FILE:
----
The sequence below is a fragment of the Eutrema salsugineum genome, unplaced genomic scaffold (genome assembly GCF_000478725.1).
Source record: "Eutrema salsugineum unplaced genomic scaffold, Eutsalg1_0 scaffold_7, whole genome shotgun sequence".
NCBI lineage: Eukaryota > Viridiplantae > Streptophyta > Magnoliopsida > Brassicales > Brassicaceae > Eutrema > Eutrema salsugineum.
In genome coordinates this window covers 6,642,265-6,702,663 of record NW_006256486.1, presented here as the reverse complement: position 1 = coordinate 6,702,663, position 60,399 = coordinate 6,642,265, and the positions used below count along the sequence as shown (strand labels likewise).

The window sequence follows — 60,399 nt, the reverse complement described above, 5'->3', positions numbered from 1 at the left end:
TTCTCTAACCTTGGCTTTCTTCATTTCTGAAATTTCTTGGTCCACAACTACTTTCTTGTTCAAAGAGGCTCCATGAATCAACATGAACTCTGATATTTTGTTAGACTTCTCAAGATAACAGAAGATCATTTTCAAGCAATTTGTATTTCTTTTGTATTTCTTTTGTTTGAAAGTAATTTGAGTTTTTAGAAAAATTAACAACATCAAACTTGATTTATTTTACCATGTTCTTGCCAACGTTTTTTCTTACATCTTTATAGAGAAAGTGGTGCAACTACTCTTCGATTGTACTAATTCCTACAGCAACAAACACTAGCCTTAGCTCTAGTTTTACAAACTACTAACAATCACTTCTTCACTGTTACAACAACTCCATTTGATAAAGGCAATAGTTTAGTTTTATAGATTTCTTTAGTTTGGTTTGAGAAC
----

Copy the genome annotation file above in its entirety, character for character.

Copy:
The sequence below is a fragment of the Eutrema salsugineum genome, unplaced genomic scaffold (genome assembly GCF_000478725.1).
Source record: "Eutrema salsugineum unplaced genomic scaffold, Eutsalg1_0 scaffold_7, whole genome shotgun sequence".
NCBI lineage: Eukaryota > Viridiplantae > Streptophyta > Magnoliopsida > Brassicales > Brassicaceae > Eutrema > Eutrema salsugineum.
In genome coordinates this window covers 6,642,265-6,702,663 of record NW_006256486.1, presented here as the reverse complement: position 1 = coordinate 6,702,663, position 60,399 = coordinate 6,642,265, and the positions used below count along the sequence as shown (strand labels likewise).

The window sequence follows — 60,399 nt, the reverse complement described above, 5'->3', positions numbered from 1 at the left end:
TTCTCTAACCTTGGCTTTCTTCATTTCTGAAATTTCTTGGTCCACAACTACTTTCTTGTTCAAAGAGGCTCCATGAATCAACATGAACTCTGATATTTTGTTAGACTTCTCAAGATAACAGAAGATCATTTTCAAGCAATTTGTATTTCTTTTGTATTTCTTTTGTTTGAAAGTAATTTGAGTTTTTAGAAAAATTAACAACATCAAACTTGATTTATTTTACCATGTTCTTGCCAACGTTTTTTCTTACATCTTTATAGAGAAAGTGGTGCAACTACTCTTCGATTGTACTAATTCCTACAGCAACAAACACTAGCCTTAGCTCTAGTTTTACAAACTACTAACAATCACTTCTTCACTGTTACAACAACTCCATTTGATAAAGGCAATAGTTTAGTTTTATAGATTTCTTTAGTTTGGTTTGAGAAC